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Get a K type thermocouple and some sort of reader to display the temperature. It will really let you know what is going on inside the oven! Ovens run hot to get up to temp and a longer soak will lead to more scale and maybe decarb too, plus you don't know what the temp really is when it is heating up. I let my kiln get to temp, open the door and put the blades in, get back to temp, then start the timer.
 

Keith Nix

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Let your oven soak at temp for at least 30 minutes to allow it to stabilize before inserting the first blade. I do batches of 10-20 blades. The first run it takes the oven 3-4 minutes to get back to temp. An hour later that's down to less than 2.
 

ScarFoot

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Let your oven soak at temp for at least 30 minutes to allow it to stabilize before inserting the first blade. I do batches of 10-20 blades. The first run it takes the oven 3-4 minutes to get back to temp. An hour later that's down to less than 2.
I’ll try that on the next run. I can only get 3-5 blades in my oven at a time in its current configuration without stacking them on each other. I’m thinking about making a slotted “rack” out of a fire brick to set them in and keep them separate so I can fit more.
 

ScarFoot

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Get a K type thermocouple and some sort of reader to display the temperature. It will really let you know what is going on inside the oven! Ovens run hot to get up to temp and a longer soak will lead to more scale and maybe decarb too, plus you don't know what the temp really is when it is heating up. I let my kiln get to temp, open the door and put the blades in, get back to temp, then start the timer.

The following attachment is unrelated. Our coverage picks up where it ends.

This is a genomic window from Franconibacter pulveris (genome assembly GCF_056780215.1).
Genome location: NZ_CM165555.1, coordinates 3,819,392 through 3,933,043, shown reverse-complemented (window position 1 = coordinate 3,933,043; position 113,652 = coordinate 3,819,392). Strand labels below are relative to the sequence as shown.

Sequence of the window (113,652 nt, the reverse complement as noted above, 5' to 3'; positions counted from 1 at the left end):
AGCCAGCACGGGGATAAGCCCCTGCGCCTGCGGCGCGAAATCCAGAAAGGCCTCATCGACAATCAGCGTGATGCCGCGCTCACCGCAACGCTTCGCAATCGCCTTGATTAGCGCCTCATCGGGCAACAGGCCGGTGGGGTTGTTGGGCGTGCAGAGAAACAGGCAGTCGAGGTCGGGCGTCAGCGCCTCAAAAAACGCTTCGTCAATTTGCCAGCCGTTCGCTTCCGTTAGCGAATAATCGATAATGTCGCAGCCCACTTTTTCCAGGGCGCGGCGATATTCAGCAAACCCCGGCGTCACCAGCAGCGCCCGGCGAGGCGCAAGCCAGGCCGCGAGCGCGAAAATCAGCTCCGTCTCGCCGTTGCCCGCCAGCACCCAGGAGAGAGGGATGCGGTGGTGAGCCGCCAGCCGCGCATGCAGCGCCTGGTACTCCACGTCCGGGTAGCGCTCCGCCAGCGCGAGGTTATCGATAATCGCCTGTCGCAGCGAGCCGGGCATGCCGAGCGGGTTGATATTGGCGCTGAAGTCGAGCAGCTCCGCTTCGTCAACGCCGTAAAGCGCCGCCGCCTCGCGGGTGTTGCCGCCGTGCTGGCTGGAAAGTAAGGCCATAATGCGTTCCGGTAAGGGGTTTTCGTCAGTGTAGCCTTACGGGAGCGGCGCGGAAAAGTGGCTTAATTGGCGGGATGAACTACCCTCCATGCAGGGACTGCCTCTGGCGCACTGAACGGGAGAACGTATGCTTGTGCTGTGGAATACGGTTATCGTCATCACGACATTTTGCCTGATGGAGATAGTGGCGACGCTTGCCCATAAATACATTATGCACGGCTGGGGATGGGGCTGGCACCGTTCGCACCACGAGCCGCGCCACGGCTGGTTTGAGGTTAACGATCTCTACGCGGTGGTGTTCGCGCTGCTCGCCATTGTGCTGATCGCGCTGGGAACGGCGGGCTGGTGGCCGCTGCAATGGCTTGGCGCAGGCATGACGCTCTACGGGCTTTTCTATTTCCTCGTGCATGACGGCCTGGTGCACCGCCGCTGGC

I was shopping K types earlier today. I’ll have some before my next oven run.
 

Stuart Davenport Knives

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Just to reiterate, Parks 50 should not be heated much beyond room temp. I keep mine in the garage where the ambient temp in south Texas gets in the upper 90s. There is a recommended range of temps from Maxim oil, I wish they would print it on the label, but they don't. I just checked mine. According to the Maxim oil website who sells the stuff, the recommended range is 75°F-120°F. So I just leave mine in the garage. In the winter, I pull the bucket inside and drag it out when needed for the quench.

If using something like canola, warm it up to ~130°F, but not P50.

I think you tried the hamon on your 1084 steel. Too much manganese for a good hamon.
 

ScarFoot

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Just to reiterate, Parks 50 should not be heated much beyond room temp. I keep mine in the garage where the ambient temp in south Texas gets in the upper 90s. There is a recommended range of temps from Maxim oil, I wish they would print it on the label, but they don't. I just checked mine. According to the Maxim oil website who sells the stuff, the recommended range is 75°F-120°F. So I just leave mine in the garage. In the winter, I pull the bucket inside and drag it out when needed for the quench.

If using something like canola, warm it up to ~130°F, but not P50.

I think you tried the hamon on your 1084 steel. Too much manganese for a good hamon.
Good info on the P50. My Garage doesn’t stay quite that warm in the winter either. I’ll just drain it back into the jugs and stick it in the basement when it gets cold. I’m in Alabama so our ambient temps are probably simIlar.
It may well have been 1084. I know I had a few pieces of it on the shelf. I’m just throwing stuff at the wall to see what sticks at this point.
 

ScarFoot

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Just etched this one this evening and am pretty pleased with it. I probably had the clay too thick on it as well but at least the line isn’t at the edge. It’s 1075. Haven’t quite figured out how I want the handle to look yet. 0D99C29F-C587-4B7D-BB76-A1EAF5F79675.jpeg EF1C3C0E-5C6D-4FE6-8602-C59CF256C2C4.jpeg
 

Stacy E. Apelt - Bladesmith

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Too hot and wrong quench temp.
The parks at 130-140° was the biggest issue - Use it at 50-90°
Low 1500's° was too hot - 1080 quenches at 1475°, and even a little lower when seeking an active hamon.

Go ahead and re-do the quench with thinner cay, unheated #50, and 1465° as the oven temp.